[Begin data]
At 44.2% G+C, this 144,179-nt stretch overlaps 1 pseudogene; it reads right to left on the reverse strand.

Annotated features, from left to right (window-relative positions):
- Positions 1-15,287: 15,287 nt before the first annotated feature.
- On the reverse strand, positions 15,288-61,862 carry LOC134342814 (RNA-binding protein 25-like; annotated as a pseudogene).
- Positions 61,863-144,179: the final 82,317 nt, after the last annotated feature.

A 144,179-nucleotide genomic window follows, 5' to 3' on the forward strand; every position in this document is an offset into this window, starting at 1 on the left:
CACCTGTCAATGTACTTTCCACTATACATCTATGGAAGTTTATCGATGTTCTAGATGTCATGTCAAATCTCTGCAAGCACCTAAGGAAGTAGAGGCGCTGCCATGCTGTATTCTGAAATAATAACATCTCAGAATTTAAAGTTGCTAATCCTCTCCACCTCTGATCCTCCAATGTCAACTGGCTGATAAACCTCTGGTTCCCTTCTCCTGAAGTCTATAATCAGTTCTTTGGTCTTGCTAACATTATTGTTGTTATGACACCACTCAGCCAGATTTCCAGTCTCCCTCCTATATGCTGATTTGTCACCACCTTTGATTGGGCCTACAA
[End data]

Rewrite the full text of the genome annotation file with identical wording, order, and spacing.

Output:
At 44.2% G+C, this 144,179-nt stretch overlaps 1 pseudogene; it reads right to left on the reverse strand.

Annotated features, from left to right (window-relative positions):
- Positions 1-15,287: 15,287 nt before the first annotated feature.
- On the reverse strand, positions 15,288-61,862 carry LOC134342814 (RNA-binding protein 25-like; annotated as a pseudogene).
- Positions 61,863-144,179: the final 82,317 nt, after the last annotated feature.

A 144,179-nucleotide genomic window follows, 5' to 3' on the forward strand; every position in this document is an offset into this window, starting at 1 on the left:
CACCTGTCAATGTACTTTCCACTATACATCTATGGAAGTTTATCGATGTTCTAGATGTCATGTCAAATCTCTGCAAGCACCTAAGGAAGTAGAGGCGCTGCCATGCTGTATTCTGAAATAATAACATCTCAGAATTTAAAGTTGCTAATCCTCTCCACCTCTGATCCTCCAATGTCAACTGGCTGATAAACCTCTGGTTCCCTTCTCCTGAAGTCTATAATCAGTTCTTTGGTCTTGCTAACATTATTGTTGTTATGACACCACTCAGCCAGATTTCCAGTCTCCCTCCTATATGCTGATTTGTCACCACCTTTGATTGGGCCTACAA